The ‘Narrow Network’ Trap—and How to Avoid It

March 6, 2018 11:21 am

Establishing protocols for checking eligibility and benefits for every patient is one way that physician practices can avoid the traps posed by narrow networks.

Insurance eligibility is getting even more complicated.

Since the advent of the Affordable Care Act (ACA), there has been an increase in narrow networks, defined by the Robert Wood Johnson Foundation as those that include less than 25 percent of healthcare providers in a market. Narrow networks are an unintended consequence of one of the ACA’s key objectives—by increasing competition among insurers, the law sought to encourage them to offer low-cost products. Offering limited-network plans gives insurers leverage to negotiate lower prices, either by selectively excluding high-cost providers or by promising high patient volumes to certain providers if they are willing to negotiate lower rates in return.

As a result, narrow networks have exploded in volume in recent years. As published in Health Affairs , researchers at the University of Pennsylvania found significant variation in ACA-marketplace network breadth, based on physician participation, as early as 2014. To wit, about 41 percent of 2014 plans had networks in which fewer than 25 percent of area physicians participated. And the number of such networks continues to rise.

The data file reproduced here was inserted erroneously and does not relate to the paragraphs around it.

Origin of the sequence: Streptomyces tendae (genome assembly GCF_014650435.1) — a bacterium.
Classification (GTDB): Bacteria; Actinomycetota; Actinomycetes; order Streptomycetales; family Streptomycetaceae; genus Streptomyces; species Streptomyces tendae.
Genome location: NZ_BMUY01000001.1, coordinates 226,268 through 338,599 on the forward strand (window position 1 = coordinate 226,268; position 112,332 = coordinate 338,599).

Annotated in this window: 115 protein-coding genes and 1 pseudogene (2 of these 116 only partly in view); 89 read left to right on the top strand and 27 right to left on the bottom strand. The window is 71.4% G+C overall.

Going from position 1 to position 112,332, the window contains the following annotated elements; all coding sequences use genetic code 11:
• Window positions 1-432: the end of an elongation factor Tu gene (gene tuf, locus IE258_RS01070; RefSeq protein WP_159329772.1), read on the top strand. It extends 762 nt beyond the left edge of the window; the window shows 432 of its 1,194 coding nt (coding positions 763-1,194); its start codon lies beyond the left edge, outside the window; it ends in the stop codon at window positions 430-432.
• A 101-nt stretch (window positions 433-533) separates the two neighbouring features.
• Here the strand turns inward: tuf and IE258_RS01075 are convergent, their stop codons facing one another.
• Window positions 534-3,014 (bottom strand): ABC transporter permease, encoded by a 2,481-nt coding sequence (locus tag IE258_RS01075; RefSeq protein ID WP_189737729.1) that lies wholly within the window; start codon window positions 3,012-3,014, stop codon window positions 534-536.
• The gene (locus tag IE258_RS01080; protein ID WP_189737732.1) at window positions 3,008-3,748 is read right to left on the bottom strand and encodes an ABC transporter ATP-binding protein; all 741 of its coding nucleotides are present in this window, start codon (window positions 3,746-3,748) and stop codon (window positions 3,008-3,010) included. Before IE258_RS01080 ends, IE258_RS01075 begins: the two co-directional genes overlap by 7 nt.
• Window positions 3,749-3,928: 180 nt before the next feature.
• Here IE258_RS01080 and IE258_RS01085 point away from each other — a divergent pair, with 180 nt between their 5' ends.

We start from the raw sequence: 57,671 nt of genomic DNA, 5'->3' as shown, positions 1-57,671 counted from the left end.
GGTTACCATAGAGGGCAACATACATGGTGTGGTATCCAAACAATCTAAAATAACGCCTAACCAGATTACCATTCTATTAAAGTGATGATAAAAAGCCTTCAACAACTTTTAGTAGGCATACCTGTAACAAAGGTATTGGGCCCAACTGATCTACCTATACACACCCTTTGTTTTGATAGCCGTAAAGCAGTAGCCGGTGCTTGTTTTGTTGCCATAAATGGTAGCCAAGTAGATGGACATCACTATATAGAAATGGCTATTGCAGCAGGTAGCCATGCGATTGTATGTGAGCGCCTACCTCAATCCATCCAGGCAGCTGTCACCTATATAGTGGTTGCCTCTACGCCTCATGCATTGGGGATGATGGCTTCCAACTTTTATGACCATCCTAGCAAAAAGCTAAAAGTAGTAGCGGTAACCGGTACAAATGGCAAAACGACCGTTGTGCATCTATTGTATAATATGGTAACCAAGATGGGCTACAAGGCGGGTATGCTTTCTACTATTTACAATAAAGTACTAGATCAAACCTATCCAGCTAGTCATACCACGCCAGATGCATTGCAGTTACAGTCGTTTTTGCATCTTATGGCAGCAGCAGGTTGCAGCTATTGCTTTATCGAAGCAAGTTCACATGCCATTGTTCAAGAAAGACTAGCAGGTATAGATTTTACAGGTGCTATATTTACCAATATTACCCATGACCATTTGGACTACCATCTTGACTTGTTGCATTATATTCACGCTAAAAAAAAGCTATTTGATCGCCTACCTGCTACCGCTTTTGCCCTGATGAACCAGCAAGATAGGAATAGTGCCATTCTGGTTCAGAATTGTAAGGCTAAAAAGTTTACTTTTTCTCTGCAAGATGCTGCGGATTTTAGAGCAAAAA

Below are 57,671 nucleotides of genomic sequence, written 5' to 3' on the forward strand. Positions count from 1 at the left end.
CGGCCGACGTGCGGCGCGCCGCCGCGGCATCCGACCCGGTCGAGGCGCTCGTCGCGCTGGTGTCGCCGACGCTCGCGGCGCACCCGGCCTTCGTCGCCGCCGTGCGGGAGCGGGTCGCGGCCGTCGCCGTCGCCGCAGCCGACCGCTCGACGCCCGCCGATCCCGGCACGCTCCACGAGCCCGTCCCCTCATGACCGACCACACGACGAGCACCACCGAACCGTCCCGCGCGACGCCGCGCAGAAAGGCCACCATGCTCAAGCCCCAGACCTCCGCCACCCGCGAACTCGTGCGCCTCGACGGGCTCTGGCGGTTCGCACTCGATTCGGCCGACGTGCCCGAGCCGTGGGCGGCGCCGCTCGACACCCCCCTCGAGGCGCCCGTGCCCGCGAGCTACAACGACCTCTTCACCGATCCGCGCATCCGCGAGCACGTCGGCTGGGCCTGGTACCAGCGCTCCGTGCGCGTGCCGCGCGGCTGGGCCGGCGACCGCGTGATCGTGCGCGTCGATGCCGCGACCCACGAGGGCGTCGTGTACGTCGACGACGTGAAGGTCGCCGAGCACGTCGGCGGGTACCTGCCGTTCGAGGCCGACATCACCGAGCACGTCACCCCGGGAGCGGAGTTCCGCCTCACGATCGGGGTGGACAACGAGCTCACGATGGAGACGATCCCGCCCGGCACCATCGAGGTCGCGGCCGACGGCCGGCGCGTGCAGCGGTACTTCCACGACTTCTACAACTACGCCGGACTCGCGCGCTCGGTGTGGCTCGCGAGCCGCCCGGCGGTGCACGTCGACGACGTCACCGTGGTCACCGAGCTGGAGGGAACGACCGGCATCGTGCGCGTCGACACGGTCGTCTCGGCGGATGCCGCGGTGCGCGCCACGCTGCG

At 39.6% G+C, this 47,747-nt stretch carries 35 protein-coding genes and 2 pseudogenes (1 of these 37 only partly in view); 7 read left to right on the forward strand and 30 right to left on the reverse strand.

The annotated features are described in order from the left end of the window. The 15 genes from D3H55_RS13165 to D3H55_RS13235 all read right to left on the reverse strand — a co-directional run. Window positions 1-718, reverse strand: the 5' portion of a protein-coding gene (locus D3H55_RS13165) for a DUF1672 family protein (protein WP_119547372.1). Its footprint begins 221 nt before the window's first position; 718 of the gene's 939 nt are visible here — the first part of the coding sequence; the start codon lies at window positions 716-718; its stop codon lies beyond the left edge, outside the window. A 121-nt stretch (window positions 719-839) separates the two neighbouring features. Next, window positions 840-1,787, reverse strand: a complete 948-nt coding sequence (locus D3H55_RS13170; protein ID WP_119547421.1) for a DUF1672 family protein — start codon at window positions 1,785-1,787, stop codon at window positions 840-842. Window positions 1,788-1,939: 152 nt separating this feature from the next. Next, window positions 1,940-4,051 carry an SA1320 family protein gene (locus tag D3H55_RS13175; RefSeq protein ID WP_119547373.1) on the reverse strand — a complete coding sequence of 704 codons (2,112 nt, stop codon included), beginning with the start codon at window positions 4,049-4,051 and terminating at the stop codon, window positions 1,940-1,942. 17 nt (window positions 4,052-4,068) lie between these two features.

Although only 7 percent of employers with health plans offered a narrow network in 2016, according to a study by the Employee Benefit Research Institute, we anticipate that the trend will accelerate as employers seek to provide lower-cost options to their employees. We also expect an increase in ultra-narrow networks (defined as including fewer than 30 percent of hospitals and 15 percent of providers) that would limit options even further as a means to cut costs.

As well-intentioned and perhaps effective at controlling costs as they have been, narrow networks have greatly complicated the medical billing process, often resulting in delayed or lost revenue for physician practices that do not make the necessary adjustments to their billing procedures. 

The following approaches can help practices avoid this trap.

Check Eligibility and Benefits for Every Patient

Practices should not assume that they are in network with a patient just because they are contracted with a particular health plan. It was once true that if a practice was contracted with a plan under a PPO arrangement, it was contracted for all of the plan’s patients who were covered under PPOs. With the rise of narrow networks, that is no longer the case. 

Practices should consider checking eligibility for each visit, or at least doing so periodically, for patients who are in network—especially for major services such as surgical procedures and imaging studies. Even patients who are generally covered by a plan with which the practice has contracted may not have coverage for scheduled services. Practices should review coverage carefully to understand these nuances and, if necessary, get a coverage determination.

When checking eligibility, practices should not lean too heavily on electronic health record (EHR) software. These software solutions are limited by the clearinghouse they use and how many connections they have with health plans. A practice may well find that 10 to 20 percent of its patients cannot be checked, and that rate could rise to 30 or 40 percent among patients with less common plans. 

Some EHRs will enable a practice to designate two clearinghouses or choose its own. When making this selection, it is important to check the payer mix to ensure that a sufficient percentage of patients would be tracked in the clearinghouses offered. If that would not be the case, the practice may need to select a different software vendor or set up workarounds to check who is covered.